The other day someone I know in real life to be smart, vibrant and multi-faceted tweeted that his Twitter account was 10 years old. While I admired his impressive social media anniversary, I racked my brain to try and remember the last time he’d shared anything other than a random sports meme or a vitriolic rant about the drivers he encountered on his morning commute.
I also wondered why then he kept up his Twitter account at all, since to the uninitiated this smart and multi-faceted human doesn’t come across as smart — much less as successful — as he is in real life.
In the past few years, social media has taught us that it’s entirely possible to hold an esteemed political office without any obvious social media strategy. For the rest of us who are either building our networks or hoping to connect with like-minded professionals, there needs to be some sort of plan driving our online connections and interactions.
Don’t wait until it gets stale: Bruce Mendelsohn, Principal of The Hired Pen, a digital marketing and communications consultancy, shared some advice he offers his own clients. “I advise my clients to update (change) their social media profiles as often as they change batteries in their smoke alarms,” or about every six months. In that way, you’re sure that people won’t tune you out or think your content is no longer relevant.
As Mendelsohn explains it, “Most people are still trying to understand that consistent social media monitoring, auditing and makeovers are essential to protect their personal brand and/or their business brand. This is increasingly essential as lines between the two grow increasingly blurry.”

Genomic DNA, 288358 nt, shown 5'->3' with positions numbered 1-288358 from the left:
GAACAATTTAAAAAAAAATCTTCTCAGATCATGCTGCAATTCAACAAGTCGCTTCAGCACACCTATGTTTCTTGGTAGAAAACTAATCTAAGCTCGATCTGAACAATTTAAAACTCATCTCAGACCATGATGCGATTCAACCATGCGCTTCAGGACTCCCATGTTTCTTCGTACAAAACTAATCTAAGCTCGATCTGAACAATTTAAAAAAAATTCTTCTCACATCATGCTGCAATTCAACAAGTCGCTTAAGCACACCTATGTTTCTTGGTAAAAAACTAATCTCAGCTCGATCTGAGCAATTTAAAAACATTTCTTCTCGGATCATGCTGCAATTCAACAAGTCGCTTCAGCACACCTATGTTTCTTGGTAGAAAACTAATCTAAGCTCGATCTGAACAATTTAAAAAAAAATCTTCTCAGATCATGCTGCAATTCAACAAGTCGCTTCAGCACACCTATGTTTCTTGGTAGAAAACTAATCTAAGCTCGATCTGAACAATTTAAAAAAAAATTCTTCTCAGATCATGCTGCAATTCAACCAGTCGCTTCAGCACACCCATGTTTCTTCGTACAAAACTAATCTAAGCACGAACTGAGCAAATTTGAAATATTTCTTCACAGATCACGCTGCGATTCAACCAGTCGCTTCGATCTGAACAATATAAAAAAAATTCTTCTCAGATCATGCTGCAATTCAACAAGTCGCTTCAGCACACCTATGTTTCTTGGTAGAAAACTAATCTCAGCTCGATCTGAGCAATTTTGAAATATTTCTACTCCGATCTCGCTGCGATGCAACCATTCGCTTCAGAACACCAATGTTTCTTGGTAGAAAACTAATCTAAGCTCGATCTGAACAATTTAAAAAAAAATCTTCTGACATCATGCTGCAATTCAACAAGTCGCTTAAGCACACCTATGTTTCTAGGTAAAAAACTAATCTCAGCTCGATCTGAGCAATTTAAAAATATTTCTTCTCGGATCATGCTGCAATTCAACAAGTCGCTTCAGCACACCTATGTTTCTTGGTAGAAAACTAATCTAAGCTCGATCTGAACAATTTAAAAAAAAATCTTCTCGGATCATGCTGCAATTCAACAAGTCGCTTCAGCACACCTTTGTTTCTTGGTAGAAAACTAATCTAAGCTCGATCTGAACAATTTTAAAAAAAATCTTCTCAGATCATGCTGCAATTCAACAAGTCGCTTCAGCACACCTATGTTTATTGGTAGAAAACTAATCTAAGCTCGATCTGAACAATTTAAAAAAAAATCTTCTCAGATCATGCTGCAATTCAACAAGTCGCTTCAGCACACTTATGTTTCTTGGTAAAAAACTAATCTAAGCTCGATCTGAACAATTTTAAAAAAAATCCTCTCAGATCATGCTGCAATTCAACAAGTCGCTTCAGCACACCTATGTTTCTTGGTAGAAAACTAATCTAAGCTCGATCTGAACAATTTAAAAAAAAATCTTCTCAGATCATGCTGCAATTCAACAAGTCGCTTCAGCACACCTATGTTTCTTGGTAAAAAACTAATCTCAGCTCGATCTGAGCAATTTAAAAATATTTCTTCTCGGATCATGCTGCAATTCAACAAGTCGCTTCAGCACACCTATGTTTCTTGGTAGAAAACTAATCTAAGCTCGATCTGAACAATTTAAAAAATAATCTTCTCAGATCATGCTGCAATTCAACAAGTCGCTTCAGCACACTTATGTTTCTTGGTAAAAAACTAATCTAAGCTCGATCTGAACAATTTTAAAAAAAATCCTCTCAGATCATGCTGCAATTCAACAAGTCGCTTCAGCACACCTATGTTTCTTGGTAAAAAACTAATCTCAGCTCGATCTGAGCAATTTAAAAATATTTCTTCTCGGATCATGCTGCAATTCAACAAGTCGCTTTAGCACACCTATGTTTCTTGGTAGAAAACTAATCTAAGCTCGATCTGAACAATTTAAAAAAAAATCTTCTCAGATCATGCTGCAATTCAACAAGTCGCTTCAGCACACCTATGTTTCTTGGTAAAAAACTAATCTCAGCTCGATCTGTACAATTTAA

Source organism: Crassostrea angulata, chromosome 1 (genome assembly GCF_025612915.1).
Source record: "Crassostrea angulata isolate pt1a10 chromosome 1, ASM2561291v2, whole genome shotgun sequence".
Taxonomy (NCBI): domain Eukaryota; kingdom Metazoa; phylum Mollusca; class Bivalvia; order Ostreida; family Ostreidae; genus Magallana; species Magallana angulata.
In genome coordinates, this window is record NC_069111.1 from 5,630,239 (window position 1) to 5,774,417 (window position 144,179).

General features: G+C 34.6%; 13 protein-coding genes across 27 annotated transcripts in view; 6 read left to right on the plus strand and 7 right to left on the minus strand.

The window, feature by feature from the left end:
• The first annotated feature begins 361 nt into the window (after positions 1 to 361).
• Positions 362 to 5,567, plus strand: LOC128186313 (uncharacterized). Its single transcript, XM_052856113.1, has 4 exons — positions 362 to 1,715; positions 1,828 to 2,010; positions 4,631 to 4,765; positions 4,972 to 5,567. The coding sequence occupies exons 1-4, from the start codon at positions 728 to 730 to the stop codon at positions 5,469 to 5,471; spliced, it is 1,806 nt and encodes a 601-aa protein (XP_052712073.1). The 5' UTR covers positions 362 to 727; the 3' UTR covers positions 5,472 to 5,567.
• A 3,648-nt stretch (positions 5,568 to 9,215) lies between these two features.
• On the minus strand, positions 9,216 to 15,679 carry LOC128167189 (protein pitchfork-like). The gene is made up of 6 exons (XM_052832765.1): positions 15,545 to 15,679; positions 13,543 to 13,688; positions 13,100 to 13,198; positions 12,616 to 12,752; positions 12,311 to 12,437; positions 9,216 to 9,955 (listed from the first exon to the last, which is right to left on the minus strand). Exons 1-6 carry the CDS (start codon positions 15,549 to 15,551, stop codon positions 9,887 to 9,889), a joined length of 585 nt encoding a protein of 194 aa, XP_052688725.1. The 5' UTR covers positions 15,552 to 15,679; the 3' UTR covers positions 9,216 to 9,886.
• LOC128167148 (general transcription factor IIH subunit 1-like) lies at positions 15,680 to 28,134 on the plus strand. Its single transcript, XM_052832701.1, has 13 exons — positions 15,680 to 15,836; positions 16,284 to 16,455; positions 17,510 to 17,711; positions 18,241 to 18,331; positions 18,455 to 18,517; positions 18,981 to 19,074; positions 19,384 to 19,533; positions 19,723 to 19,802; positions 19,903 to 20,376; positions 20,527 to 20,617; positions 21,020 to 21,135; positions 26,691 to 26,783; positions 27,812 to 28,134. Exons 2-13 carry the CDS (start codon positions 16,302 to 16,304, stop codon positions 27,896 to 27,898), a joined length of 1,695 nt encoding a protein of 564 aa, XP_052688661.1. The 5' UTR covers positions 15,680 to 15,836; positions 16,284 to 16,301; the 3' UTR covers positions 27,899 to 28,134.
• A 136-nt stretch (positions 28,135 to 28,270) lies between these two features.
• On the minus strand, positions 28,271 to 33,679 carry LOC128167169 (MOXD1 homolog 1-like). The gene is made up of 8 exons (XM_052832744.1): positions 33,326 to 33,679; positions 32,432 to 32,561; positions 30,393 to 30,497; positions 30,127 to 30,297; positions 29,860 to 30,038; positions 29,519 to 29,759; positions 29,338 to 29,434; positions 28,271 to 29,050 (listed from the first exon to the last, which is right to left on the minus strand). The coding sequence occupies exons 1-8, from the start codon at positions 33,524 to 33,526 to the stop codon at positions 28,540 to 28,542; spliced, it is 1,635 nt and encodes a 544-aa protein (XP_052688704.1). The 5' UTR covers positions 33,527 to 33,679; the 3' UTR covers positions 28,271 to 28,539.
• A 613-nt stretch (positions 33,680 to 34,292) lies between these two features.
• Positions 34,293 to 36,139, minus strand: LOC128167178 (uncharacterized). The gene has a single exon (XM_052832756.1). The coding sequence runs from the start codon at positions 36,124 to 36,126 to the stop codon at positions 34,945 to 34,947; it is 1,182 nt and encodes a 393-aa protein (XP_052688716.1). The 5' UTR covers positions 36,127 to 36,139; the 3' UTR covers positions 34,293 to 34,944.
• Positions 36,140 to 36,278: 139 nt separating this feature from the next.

Mendelsohn shared six of his top social media makeover tips to make sure your streams are not only relevant but are also helping to build and not distract from your brand.
Ensure consistency across all platforms
Do all of your social media platforms convey the same message about who you are, what you do and what you offer? If one of your accounts is strictly for off time, consider taking it private so as not to distract potential employers or clients.
Change profile picture and masthead graphic
Mendelsohn advises doing this at least every two years. And while you’re at it, make sure your photo is appropriate for the platform. That means splurging on a spiffy new headshot for LinkedIn every now and again.
Updated contact info
Check to make sure that your email address, telephone numbers and URLs are all up to date and that if someone clicks, they get to the right place.
Revise the call to action
This can include anything from inviting people to connect with you, reminding them what your mission is or helping them understand why you’re worth knowing. Mendelsohn says if you don’t have one, make one up. That can be as simple as “Follow me on Twitter/Gram/Facebook” if you’re looking for new followers.
Audit for any comments, inquiries, or flame you may have missed
This one’s important. Don’t let the trolls manage your reputation for you. If you see that you or your brand is the subject of unwanted chatter online, find a way to polish yourself and your product. Ignoring an issue doesn’t make it disappear.
Do a deeper dive
Mendelsohn says that you should Google yourself to seven pages. His clients are “ALWAYS surprised by what they discover about themselves.”
Or opt out entirely
A lot of people are so burnt out on social media vitriol that they’ve taken a giant step back and deleted one or more of their accounts. This might not be realistic if you regularly connect with others online, find sources or potential clients that way, or even use social media to promote yourself and your work.